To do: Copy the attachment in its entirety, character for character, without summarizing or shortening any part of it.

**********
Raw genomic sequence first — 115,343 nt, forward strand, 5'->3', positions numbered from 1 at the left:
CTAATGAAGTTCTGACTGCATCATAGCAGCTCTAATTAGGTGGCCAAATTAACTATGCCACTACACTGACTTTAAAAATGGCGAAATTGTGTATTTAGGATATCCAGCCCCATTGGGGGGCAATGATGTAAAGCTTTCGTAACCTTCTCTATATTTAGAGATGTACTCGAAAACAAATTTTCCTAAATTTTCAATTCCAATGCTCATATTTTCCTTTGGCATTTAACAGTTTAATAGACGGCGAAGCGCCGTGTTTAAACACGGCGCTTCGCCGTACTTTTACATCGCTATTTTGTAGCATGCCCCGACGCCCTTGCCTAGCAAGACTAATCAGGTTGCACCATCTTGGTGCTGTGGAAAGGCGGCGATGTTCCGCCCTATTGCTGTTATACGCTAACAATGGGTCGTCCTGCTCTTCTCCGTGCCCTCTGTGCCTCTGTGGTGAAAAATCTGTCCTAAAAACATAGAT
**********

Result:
Raw genomic sequence first — 115,343 nt, forward strand, 5'->3', positions numbered from 1 at the left:
CTAATGAAGTTCTGACTGCATCATAGCAGCTCTAATTAGGTGGCCAAATTAACTATGCCACTACACTGACTTTAAAAATGGCGAAATTGTGTATTTAGGATATCCAGCCCCATTGGGGGGCAATGATGTAAAGCTTTCGTAACCTTCTCTATATTTAGAGATGTACTCGAAAACAAATTTTCCTAAATTTTCAATTCCAATGCTCATATTTTCCTTTGGCATTTAACAGTTTAATAGACGGCGAAGCGCCGTGTTTAAACACGGCGCTTCGCCGTACTTTTACATCGCTATTTTGTAGCATGCCCCGACGCCCTTGCCTAGCAAGACTAATCAGGTTGCACCATCTTGGTGCTGTGGAAAGGCGGCGATGTTCCGCCCTATTGCTGTTATACGCTAACAATGGGTCGTCCTGCTCTTCTCCGTGCCCTCTGTGCCTCTGTGGTGAAAAATCTGTCCTAAAAACATAGAT